115,000 people could lose health insurance unless they prove immigration status

Jordan Fabian and Ted Hesson
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An estimated 115,000 people could lose their Obamacare coverage at the end of the month because they have not provided proper documentation of citizenship or legal immigration status, the federal government said on Monday.

Those individuals, currently receiving health insurance under the Affordable Care Act, would need to provide proof of eligibility or risk losing their insurance by September 30, the Centers for Medicare and Medicaid Services said in a statement. If they provide the information after the deadline, they could be eligible for a special enrollment period to replace their canceled insurance plans.


The government has made great strides in collecting citizenship data for Obamacare enrollees in recent months. In May, there were nearly a million people who had not submitted proof of citizenship or legal residence, prompting the government to make additional efforts to confirm their status. That figure dropped to 310,000 people in August, but many cases remain unresolved.

Immigrants who lack proper documentation of their citizenship or legal immigrant status are not eligible to purchase insurance through the exchanges under President Obama's signature program. The large number of cases resolved in recent months, however, shows that many people are eligible but haven't submitted paperwork.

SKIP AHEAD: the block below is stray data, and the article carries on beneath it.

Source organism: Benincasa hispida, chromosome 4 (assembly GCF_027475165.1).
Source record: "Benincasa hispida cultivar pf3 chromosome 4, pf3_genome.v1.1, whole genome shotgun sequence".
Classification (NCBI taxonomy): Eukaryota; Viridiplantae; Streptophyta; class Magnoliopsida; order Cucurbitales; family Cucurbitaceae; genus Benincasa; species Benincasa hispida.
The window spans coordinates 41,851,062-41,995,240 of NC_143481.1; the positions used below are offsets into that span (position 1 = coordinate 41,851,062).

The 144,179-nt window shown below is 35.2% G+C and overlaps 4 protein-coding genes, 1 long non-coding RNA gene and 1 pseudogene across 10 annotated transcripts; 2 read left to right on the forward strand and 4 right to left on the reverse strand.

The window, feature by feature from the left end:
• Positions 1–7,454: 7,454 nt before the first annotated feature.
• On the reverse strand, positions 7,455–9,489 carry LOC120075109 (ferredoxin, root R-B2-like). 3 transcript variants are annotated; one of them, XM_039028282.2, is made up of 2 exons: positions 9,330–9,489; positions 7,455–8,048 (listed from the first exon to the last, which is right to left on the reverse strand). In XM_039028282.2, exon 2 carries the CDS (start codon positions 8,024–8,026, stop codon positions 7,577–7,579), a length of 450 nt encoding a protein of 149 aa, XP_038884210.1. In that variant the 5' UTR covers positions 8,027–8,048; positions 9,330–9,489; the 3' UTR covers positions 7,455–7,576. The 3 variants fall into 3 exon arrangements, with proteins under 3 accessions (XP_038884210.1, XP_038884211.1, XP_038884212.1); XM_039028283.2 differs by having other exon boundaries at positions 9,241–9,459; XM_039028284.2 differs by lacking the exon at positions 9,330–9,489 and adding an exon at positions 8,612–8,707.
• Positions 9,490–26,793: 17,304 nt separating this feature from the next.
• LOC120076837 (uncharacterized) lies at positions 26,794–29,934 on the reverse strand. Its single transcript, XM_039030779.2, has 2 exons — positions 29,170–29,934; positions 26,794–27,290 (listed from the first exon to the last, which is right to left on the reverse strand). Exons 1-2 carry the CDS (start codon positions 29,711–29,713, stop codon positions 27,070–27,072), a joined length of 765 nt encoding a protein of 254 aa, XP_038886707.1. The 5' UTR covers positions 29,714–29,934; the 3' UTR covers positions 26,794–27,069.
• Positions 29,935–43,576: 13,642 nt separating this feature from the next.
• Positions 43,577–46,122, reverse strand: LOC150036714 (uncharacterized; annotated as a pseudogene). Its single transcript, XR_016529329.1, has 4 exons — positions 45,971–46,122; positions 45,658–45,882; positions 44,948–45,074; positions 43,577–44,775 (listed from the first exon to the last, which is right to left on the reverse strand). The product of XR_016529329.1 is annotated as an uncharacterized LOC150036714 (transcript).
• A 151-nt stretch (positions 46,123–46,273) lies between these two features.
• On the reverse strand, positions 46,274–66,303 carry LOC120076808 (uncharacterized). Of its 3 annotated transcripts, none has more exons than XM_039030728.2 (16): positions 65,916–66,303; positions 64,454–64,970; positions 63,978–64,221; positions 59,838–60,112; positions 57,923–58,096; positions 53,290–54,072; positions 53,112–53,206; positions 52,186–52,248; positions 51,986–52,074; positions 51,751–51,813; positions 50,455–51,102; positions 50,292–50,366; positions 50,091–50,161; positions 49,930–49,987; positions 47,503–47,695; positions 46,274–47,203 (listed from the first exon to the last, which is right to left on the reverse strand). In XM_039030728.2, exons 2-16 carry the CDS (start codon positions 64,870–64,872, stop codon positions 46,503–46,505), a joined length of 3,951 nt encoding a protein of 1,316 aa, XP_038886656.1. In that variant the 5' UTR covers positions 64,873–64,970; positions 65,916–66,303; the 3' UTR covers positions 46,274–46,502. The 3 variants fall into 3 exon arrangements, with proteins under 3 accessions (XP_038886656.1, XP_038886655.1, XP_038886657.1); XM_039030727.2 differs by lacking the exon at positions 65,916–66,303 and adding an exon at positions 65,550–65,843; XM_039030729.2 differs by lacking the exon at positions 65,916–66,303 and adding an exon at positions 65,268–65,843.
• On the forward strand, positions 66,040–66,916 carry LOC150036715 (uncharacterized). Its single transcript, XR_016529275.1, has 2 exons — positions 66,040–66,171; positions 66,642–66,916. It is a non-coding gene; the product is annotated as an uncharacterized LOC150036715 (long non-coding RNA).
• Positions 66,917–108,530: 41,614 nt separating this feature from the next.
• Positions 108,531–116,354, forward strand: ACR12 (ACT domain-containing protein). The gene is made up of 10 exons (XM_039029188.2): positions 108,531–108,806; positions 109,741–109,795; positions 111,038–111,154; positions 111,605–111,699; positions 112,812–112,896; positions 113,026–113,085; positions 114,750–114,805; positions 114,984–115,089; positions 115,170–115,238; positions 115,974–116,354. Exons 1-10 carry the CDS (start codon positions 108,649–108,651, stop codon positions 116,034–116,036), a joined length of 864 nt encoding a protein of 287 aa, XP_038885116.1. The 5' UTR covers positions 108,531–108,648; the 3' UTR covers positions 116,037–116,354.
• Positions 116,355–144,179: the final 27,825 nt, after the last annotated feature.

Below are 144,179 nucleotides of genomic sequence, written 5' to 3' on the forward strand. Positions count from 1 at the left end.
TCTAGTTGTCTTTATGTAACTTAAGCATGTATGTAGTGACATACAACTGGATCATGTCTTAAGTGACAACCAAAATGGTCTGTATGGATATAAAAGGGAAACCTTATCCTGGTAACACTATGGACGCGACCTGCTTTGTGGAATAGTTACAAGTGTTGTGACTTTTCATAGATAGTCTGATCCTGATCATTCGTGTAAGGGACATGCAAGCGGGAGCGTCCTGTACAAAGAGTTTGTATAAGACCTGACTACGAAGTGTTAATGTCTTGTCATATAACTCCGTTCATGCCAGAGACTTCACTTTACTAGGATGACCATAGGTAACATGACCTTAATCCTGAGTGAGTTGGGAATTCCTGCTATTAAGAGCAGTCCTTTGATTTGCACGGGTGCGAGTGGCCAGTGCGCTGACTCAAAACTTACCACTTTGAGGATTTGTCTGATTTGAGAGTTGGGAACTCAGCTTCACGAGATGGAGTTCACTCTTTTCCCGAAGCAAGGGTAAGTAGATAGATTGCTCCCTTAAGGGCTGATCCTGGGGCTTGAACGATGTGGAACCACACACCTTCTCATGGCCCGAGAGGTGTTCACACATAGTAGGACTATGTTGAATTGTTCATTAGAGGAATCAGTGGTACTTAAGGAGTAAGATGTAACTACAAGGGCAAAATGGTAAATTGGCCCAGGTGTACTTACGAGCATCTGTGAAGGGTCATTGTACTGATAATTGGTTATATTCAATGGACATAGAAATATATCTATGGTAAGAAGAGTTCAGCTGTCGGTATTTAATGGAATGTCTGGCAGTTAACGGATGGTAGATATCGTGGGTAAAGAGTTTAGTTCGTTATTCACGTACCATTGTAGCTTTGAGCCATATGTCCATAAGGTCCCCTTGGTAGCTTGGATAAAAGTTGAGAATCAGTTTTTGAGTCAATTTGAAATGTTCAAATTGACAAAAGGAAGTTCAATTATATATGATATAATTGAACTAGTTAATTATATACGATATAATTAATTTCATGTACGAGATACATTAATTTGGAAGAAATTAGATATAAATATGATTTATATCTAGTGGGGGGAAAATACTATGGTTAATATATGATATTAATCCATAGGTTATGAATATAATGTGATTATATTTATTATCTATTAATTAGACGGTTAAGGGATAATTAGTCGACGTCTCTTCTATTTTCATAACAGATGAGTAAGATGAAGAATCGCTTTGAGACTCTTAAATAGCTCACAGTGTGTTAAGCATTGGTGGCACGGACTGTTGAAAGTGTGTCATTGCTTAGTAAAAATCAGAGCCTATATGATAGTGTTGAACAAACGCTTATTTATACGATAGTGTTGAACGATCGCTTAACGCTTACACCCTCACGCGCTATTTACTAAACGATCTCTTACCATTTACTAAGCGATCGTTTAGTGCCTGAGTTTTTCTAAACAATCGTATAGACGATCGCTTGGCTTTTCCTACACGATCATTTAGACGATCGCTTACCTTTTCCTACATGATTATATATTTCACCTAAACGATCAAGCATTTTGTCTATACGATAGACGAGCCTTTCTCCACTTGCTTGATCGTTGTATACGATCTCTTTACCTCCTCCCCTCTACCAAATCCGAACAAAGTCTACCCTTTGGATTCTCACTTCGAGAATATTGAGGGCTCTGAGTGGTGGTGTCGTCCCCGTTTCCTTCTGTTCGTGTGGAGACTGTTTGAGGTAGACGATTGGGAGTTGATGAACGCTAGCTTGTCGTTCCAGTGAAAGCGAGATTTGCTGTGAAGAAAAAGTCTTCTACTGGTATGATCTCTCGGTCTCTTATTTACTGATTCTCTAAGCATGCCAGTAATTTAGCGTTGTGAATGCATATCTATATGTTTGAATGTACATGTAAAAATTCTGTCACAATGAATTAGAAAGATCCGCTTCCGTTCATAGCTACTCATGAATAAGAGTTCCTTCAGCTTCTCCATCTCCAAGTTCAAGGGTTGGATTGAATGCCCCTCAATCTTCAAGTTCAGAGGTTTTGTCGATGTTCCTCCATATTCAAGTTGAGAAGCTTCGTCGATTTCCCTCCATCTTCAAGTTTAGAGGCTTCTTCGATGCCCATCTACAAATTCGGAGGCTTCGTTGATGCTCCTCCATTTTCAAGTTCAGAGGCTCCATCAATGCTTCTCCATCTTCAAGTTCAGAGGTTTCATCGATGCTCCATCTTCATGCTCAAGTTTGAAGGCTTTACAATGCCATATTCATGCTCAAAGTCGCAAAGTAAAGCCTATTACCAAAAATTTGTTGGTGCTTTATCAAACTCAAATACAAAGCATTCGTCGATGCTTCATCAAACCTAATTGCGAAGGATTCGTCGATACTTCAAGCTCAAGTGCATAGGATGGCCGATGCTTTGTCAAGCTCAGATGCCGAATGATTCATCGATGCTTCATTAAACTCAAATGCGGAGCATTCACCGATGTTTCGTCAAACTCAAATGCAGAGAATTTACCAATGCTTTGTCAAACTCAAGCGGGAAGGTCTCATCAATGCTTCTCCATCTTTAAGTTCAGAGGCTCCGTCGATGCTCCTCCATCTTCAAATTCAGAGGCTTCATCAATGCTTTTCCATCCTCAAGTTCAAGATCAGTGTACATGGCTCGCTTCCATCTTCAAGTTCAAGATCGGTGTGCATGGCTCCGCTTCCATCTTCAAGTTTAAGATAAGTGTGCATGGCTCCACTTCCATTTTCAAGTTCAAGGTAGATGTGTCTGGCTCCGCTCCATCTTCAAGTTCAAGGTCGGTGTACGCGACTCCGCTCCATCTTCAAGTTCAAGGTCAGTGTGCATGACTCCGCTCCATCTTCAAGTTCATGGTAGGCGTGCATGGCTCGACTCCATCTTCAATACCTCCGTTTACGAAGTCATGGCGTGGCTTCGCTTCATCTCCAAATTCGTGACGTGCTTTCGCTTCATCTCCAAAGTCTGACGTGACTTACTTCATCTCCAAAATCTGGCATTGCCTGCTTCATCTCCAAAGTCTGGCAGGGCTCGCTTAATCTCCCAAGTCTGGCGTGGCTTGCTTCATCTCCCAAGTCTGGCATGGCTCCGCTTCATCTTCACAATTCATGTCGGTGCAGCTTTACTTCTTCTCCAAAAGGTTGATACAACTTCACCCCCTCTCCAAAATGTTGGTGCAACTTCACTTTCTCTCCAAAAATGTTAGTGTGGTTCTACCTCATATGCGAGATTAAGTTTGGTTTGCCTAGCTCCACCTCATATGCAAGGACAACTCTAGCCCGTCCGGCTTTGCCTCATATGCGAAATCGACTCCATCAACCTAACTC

"There are people we have reached out to, and haven't heard from, that we still have work left to do to help them," Andy Slavitt, principal deputy administrator at the Centers for Medicare and Medicaid Services, told reporters.

It's not clear how many people the government reached out to are ineligible due to their immigration status, compared to those who have simply not filed the proper documentation.


Annette Raveneau, a spokesperson for Enroll America, a nonprofit group focused on boosting health insurance enrollment, said many naturalized citizens or immigrants who qualify for Obamacare coverage are afraid of submitting their personal information. Some people who have worked with her group who have received government notices have expressed fear that it is part of a scam.

“This is really new to our community,” Raveneau said. “If you’re in a Latino or immigrant community, you may have have never had insurance.”


The National Council of La Raza, the country's biggest network of Hispanic organizations, has also been working to raise awareness about the health insurance deadline, sending out text messages and working with community groups. Steven Lopez, a senior analyst, said that sometimes a mix-up with a name can lead to a stalled application.

"Anecdotally, one of things that I've heard is that you could have someone who maybe uses a middle initial on certain documents and it's not what the agency has on file," he said. "It doesn't mean that person is ineligible, the agency just needs further information to corroborate what they have."


Jordan Fabian is Fusion's politics editor, writing about campaigns, Congress, immigration, and more. When he's not working, you can find him at the ice rink or at home with his wife, Melissa.

Ted Hesson was formerly the immigration editor at Fusion, covering the issue from Washington, D.C. He also writes about drug laws and (occasionally) baseball. On the side: guitars, urban biking, and fiction.

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